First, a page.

March 13, 2014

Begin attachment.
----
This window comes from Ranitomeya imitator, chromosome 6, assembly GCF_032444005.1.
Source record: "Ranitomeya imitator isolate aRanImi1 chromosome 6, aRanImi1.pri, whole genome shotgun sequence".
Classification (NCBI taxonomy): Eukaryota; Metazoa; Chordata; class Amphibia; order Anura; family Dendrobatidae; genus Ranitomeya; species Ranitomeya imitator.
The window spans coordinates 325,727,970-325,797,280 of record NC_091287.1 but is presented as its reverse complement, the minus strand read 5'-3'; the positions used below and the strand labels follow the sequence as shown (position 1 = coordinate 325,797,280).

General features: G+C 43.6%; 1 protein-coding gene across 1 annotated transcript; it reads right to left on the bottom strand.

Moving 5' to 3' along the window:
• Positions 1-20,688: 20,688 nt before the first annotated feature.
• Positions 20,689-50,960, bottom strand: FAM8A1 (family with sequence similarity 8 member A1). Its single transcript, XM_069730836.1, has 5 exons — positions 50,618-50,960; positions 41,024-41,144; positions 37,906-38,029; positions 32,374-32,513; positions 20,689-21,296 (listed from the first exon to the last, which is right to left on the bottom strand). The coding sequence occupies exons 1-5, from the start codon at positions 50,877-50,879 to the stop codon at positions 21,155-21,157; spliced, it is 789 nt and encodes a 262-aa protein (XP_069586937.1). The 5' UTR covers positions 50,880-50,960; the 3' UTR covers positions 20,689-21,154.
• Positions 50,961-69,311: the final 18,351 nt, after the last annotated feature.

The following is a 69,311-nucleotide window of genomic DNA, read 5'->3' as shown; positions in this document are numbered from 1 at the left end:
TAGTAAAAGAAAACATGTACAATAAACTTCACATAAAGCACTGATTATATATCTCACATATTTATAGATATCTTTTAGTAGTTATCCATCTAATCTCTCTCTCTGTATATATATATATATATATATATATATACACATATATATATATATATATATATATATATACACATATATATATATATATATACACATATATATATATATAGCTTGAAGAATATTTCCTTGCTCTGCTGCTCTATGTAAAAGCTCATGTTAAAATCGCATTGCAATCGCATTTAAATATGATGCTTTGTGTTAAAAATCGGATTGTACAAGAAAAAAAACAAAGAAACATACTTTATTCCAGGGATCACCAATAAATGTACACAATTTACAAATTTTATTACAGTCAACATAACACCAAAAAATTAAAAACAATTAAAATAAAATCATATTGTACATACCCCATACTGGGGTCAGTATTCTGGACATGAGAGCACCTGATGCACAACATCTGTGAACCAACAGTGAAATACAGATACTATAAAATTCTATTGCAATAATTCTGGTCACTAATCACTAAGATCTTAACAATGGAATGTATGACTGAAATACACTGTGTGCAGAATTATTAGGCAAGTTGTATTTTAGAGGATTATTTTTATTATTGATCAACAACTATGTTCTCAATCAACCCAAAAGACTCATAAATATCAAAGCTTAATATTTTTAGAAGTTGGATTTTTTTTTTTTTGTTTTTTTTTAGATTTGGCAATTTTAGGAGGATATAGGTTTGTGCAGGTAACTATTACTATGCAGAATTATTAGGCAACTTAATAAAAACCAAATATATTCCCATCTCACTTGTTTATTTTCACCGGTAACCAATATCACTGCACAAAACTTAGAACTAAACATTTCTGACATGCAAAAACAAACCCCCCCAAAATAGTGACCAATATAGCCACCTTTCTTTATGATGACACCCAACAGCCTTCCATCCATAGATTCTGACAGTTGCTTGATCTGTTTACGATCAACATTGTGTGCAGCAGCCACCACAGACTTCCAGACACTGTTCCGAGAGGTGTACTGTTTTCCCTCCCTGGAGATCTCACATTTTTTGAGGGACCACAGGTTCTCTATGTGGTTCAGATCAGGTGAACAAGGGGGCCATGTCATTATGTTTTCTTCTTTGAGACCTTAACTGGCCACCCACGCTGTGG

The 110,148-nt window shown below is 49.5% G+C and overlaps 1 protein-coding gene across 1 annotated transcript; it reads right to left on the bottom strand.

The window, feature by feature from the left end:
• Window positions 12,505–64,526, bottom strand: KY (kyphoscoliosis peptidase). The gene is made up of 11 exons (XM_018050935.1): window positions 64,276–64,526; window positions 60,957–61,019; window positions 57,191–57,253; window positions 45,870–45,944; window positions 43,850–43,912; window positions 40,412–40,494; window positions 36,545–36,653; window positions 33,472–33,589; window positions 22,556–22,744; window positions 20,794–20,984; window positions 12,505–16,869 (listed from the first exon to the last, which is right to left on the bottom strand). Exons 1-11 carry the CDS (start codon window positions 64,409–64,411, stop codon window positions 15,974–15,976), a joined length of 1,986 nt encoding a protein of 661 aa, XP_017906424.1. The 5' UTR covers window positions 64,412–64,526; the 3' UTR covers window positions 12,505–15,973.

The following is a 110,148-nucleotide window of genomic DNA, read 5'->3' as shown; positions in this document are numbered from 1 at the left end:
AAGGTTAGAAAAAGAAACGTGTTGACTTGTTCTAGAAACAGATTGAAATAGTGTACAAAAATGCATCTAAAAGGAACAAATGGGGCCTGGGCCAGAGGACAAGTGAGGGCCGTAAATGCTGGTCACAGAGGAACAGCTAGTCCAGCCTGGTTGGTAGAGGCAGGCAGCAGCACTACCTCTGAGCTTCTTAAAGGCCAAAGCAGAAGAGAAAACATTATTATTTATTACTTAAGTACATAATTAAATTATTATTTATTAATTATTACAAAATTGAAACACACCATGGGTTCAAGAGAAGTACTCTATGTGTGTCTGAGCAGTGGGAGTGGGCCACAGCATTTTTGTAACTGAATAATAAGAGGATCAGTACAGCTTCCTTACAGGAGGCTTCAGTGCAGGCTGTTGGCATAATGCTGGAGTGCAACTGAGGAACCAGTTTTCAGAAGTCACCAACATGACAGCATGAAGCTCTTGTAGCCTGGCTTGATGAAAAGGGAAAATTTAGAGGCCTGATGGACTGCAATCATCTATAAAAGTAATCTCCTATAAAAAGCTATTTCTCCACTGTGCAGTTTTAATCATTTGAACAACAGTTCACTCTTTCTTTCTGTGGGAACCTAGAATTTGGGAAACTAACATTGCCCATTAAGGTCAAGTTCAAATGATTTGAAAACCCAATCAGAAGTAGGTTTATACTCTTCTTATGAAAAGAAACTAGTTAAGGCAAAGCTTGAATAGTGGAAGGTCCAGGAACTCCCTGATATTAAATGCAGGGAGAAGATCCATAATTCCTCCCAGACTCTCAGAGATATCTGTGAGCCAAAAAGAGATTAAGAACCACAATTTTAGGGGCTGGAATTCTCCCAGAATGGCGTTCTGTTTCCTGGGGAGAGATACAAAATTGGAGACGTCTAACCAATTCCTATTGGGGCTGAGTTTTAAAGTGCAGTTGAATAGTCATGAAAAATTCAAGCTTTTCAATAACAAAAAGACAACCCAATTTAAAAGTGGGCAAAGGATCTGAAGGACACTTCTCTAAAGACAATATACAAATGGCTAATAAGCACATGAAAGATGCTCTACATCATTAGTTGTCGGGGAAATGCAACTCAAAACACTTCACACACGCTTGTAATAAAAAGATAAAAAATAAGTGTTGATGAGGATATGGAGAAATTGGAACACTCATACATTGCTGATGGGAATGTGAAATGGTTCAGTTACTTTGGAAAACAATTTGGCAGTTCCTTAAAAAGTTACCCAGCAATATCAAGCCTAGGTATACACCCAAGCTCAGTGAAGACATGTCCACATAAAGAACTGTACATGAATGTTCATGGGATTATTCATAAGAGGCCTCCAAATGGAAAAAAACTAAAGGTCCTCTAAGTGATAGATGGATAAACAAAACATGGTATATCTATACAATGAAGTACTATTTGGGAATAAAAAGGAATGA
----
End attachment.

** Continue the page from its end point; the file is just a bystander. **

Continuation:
The price Amazon charges for its popular Prime service in the United States is rising for the first time in nine years. The subscription service will now cost $99, instead of $79 per year. In an email sent to current subscribers, Amazon suggests that rising fuel and transportation costs are behind the price hike. At the same time, the company reminds members the service has come a long way since it first arrived in 2005. Amazon Prime initially launched as a shipping service, whereas subscribers were able to receive free two-day shipping on all eligible purchases. In 2011, Amazon Instant Video was added to the membership, offering unlimited streaming of select movies and TV shows at no additional cost. Soon after, Amazon announced that Prime members would have access to the Kindle Owners’ Lending Library, which allows users to borrow certain titles for free reading on Kindle hardware. For current subscribers, if your membership renews before April 17, you'll be charged $79. If your membership renews on or after April 17, you'll be charged at a membership rate of $99. For the next seven days, Amazon is offering new subscribers Prime membership for the original price of $79. After that, the price rises to the new rate. As a long-time Amazon Prime subscriber, I'm not at all upset about having to pay a little bit more for free two-day shipping and unlimited video streaming. The new price works out to just $8.25 per month. Amazon Prime is currently available in the U.S., U.K., Germany, France (as Amazon Premium), Italy, and Canada. For more information on Amazon Prime, click here: See also: The ‘Amazon TV’ To Ship With Hulu Plus And Netflix, Report: Amazon Is In Talks To Create Its Own Streaming Music Service, and For Brits, Lovefilm Instant Is About To Morph Into Prime Instant Video.